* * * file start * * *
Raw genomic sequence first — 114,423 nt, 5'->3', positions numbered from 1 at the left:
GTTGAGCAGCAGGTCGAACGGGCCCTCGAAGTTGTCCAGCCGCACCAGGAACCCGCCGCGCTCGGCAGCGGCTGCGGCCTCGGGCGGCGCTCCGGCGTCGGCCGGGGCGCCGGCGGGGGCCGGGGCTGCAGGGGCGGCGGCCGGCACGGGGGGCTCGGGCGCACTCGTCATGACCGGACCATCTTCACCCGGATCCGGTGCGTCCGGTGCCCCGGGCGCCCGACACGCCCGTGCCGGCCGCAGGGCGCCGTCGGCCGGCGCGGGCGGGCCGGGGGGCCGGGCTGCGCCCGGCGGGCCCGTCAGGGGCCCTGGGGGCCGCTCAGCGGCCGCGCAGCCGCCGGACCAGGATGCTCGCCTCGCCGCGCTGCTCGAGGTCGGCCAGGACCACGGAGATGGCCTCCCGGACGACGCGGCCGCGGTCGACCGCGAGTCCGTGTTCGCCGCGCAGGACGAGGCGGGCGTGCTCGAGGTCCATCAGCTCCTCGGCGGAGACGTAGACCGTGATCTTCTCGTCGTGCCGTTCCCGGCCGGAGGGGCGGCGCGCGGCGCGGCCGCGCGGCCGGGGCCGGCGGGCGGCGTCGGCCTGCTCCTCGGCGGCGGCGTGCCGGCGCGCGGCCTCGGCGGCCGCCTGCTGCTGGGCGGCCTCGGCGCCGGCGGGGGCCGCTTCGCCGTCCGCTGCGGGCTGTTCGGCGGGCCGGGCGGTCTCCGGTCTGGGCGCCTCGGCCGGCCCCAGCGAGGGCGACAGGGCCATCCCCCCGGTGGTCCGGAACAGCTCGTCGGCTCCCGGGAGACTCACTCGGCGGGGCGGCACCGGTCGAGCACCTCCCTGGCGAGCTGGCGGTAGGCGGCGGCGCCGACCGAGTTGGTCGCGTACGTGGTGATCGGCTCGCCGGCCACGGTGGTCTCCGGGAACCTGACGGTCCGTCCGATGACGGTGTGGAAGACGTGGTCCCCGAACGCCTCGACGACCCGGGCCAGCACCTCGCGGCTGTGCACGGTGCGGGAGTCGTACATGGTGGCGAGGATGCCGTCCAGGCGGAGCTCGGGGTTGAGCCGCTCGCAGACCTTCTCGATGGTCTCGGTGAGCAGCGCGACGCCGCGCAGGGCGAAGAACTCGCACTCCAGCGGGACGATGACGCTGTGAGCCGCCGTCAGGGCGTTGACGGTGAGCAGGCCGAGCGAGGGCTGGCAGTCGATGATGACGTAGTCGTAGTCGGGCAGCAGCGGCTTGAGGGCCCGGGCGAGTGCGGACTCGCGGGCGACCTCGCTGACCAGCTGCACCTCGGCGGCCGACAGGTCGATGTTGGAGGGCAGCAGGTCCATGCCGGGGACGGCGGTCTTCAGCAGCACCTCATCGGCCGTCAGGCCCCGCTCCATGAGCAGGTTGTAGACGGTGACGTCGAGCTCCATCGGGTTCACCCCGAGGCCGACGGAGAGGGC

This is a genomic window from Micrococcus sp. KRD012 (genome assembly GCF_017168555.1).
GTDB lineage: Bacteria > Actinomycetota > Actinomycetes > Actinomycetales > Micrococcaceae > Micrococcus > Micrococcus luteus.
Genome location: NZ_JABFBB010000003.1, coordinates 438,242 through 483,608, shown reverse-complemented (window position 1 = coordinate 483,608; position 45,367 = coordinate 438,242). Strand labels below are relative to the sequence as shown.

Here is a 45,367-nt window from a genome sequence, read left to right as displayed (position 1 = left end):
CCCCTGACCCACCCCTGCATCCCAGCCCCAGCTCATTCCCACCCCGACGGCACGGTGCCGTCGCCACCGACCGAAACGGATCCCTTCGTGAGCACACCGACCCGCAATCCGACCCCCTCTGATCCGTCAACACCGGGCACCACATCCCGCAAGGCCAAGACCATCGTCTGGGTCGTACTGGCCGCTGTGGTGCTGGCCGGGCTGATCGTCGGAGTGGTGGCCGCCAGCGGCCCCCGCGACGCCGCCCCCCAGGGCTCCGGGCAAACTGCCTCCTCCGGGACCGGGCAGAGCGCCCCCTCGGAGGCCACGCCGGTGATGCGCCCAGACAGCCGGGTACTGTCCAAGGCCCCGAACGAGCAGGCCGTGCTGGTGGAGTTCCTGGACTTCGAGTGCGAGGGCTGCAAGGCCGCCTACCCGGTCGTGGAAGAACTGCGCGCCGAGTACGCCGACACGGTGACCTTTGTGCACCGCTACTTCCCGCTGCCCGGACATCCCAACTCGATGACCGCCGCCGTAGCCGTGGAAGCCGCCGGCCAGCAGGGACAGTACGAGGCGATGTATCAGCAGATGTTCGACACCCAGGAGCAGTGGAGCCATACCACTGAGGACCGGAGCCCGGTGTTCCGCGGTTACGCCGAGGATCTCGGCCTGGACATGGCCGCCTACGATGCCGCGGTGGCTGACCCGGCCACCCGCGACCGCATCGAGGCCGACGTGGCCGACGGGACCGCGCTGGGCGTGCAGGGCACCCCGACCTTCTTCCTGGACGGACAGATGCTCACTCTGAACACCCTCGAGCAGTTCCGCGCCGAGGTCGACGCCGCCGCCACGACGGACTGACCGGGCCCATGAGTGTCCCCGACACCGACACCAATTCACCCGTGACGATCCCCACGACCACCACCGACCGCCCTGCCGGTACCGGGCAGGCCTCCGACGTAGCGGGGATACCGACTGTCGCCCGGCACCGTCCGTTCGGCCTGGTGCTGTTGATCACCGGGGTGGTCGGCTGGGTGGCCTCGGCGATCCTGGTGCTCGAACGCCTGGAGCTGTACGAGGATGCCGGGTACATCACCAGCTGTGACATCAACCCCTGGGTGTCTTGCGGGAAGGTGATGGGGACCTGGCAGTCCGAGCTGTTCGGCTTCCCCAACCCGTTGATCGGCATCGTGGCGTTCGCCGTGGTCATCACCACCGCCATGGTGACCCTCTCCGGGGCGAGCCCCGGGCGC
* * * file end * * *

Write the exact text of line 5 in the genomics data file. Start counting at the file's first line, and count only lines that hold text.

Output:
Genome location: NZ_JABFBB010000003.1, coordinates 438,242 through 483,608, shown reverse-complemented (window position 1 = coordinate 483,608; position 45,367 = coordinate 438,242). Strand labels below are relative to the sequence as shown.